To some people, Peter-Anthony Togni is a classical composer. To others, he’s a jazz pianist or a church organist. And to many others, he’s known as a radio announcer for the CBC. The Pembroke, Ont., native, who currently calls Halifax home, has built a multifaceted career through his ability to be many things to many people.


He’s fronted [ok as is] his own Peter Togni Trio, a combo (with Jamie Gatti on bass and Tom Roach on drums) with a Modern Jazz Quartet-influenced sound. “We do a lot of jazz riffing on classical music,” he says. “Bach, Greig, the Beatles, even country tunes.”


At the other end of the spectrum, there’s Sanctuary, his classical trio — an unusual instrumental combination that consists of Togni on organ, cellist Christopher Both on cello and Jeff Reilly playing bass clarinet. With this trio he’s toured from New York to St. Petersburg, Russia, and all the way to Shanghai. “Some of what we play are improvisations on Gregorian chants,” he says. “About half of our rep is my own music, and I do transcriptions for the trio. The underlying theme for Sanctuary is modality and chant.”


Togni studied organ and composition at the University of British Columbia, and at the Schola Cantorum in Paris, France, where he won first prize in composition and studied organ and improvisation with Jean Langlais. Drawing on his various musical activities, he likes to mix things up, composing a kind of music that’s uniquely tailored to his interests and talents. For instance, there’s his choral composition Lamentations of Jeremiah, for bass clarinet and choir. (The work was recently released on a compact disc on the ECM label.) “That piece came out of my deep relationship with Toronto’s Elmer Iseler Singers and with Jeff Riley,” says Togni. “Jeff wanted me to write a piece for bass clarinet and choir. There’s a lot of virtuoso playing, and about 30 percent of it is improvised. The choir is like a Greek chorus and the bass clarinet is the voice of Jeremiah.” Then there’s Lux Aeterna, for choir and Indonesian gamelan, which was recently premiered at Acadia University in Wolfville, N.S. And there’s Illuminations, for bass clarinet and string orchestra, which earned him a Juno nomination in 2006 as best classical composition, for a recording by Sanctuary.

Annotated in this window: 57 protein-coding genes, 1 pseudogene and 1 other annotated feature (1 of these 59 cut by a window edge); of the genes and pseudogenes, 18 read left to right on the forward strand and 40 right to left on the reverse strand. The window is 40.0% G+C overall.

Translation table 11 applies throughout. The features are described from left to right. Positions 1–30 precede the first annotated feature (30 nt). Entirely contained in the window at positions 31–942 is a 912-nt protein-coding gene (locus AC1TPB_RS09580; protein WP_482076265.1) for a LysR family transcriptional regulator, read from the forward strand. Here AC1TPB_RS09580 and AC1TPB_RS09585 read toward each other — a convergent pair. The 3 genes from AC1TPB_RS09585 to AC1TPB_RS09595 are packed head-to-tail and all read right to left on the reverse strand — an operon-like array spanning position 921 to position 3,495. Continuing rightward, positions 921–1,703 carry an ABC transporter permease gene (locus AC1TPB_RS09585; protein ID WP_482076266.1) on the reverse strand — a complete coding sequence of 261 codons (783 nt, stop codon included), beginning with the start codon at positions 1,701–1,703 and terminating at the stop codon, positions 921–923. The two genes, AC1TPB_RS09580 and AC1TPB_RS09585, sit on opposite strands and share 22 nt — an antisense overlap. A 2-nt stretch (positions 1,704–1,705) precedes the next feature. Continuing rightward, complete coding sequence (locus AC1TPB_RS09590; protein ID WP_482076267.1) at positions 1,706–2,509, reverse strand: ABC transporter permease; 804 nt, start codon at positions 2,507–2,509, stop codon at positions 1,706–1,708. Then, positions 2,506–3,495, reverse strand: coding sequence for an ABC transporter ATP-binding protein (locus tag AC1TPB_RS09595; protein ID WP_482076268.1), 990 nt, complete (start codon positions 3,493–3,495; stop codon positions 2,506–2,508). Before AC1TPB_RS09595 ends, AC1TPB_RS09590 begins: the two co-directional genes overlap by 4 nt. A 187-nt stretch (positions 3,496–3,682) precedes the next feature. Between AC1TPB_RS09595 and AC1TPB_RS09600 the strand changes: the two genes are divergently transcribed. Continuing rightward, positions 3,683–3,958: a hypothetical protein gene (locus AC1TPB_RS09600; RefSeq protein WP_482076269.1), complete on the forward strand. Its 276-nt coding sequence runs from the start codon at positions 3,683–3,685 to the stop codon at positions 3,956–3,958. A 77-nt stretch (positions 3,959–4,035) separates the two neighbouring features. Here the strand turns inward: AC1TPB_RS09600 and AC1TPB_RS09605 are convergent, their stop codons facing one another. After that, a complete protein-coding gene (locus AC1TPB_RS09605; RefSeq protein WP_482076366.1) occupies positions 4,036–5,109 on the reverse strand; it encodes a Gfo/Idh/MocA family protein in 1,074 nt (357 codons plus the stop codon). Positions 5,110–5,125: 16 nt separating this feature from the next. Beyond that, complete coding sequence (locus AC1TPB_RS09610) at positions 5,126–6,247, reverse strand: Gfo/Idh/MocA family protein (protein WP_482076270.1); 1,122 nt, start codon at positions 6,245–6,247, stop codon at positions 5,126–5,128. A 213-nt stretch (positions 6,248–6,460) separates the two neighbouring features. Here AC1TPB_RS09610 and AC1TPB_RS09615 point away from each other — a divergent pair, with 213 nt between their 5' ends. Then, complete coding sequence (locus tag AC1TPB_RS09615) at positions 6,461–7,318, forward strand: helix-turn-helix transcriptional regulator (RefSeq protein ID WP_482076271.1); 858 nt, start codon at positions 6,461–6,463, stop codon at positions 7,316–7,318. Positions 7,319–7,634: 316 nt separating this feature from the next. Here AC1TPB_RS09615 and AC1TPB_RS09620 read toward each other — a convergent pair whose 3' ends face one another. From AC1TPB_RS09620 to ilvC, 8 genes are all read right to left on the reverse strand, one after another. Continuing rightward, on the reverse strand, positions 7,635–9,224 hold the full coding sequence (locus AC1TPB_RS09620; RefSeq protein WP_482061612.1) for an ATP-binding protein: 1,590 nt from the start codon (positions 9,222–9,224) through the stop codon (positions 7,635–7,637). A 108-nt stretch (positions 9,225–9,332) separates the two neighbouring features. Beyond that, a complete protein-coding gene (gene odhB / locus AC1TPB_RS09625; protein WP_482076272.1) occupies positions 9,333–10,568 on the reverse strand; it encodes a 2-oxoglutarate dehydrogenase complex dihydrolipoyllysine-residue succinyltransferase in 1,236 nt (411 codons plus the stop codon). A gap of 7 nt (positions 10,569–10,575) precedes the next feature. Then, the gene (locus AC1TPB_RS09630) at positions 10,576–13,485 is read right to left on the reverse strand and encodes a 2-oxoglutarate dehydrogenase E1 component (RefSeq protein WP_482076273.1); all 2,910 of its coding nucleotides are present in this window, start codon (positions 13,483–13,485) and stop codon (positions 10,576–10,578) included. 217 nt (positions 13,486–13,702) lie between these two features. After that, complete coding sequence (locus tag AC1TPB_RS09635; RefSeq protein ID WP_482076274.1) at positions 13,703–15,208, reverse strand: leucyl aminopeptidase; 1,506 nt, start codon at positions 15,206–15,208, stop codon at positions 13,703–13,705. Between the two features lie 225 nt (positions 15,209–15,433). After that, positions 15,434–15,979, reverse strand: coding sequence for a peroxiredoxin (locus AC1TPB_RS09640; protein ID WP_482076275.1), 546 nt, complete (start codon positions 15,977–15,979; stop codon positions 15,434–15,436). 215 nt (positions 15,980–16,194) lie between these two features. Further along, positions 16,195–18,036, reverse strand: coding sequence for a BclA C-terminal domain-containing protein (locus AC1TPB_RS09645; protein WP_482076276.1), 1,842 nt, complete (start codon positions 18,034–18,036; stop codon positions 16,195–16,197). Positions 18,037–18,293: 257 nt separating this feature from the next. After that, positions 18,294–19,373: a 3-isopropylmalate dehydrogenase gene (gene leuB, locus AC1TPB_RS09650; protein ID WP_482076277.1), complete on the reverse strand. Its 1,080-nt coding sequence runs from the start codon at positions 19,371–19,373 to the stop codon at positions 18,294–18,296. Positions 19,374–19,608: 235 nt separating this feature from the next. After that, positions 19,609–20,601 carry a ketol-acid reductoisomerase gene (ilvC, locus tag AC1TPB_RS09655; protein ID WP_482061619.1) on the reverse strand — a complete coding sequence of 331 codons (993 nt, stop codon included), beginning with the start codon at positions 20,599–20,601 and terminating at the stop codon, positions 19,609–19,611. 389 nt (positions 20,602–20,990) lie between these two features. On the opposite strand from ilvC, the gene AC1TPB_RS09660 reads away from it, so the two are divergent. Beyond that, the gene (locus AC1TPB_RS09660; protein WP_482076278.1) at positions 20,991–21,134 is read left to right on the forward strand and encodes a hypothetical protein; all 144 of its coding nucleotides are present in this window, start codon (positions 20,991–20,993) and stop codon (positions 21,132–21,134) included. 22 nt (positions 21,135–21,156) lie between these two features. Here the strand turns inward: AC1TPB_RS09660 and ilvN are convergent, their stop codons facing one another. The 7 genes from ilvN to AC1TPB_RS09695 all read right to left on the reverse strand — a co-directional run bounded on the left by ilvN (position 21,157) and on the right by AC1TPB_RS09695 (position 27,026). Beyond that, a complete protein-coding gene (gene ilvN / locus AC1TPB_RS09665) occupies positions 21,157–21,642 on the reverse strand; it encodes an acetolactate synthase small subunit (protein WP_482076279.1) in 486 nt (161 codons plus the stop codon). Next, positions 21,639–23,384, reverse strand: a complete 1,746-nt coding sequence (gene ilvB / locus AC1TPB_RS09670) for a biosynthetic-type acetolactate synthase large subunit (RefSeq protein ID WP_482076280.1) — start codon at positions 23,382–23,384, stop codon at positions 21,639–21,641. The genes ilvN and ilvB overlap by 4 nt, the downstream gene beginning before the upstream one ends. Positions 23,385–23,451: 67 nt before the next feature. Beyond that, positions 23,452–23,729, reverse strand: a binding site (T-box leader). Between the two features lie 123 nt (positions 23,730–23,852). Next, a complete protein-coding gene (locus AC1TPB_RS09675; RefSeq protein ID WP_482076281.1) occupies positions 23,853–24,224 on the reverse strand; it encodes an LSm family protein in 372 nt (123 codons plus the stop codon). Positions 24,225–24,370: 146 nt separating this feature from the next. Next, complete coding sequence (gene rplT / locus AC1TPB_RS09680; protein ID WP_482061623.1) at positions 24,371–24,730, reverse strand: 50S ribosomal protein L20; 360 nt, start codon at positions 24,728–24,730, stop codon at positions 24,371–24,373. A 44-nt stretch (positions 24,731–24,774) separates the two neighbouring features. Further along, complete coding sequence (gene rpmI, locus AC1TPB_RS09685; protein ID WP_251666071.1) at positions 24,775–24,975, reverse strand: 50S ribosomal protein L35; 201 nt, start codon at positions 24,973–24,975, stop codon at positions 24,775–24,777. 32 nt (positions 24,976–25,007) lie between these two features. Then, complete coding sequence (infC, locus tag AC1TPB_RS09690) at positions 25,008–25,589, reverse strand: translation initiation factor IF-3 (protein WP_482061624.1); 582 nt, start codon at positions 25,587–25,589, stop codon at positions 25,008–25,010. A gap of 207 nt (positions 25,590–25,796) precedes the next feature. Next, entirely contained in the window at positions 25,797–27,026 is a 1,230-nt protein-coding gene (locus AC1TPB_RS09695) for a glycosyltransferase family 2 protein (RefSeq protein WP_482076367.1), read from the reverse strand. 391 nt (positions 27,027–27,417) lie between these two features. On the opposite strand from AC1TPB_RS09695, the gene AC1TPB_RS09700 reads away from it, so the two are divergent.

Togni’s style could be described as eclectic or even postmodern, yet if there’s a common thread connecting much of his music, it’s his fascination with liturgy and ritual. “I feel called to write music that voices my faith,” he says, warming to the subject of what motivates him to compose. “I’ve written non-sacred works but I would say they always have a sacramental underpinning. I draw from the Catholic tradition and also Buddhist and Russian Orthodox traditions.”


And how does Togni’s work at the CBC — where he’s currently the host of the Radio 2 show “Weekender” — fit in to the mix? “I’ve done an inordinate amount of listening,” he replies. “Also, when you talk about music and have to present it to people, you have to really get inside it. For me, broadcasting is very important — it’s part of who I am.”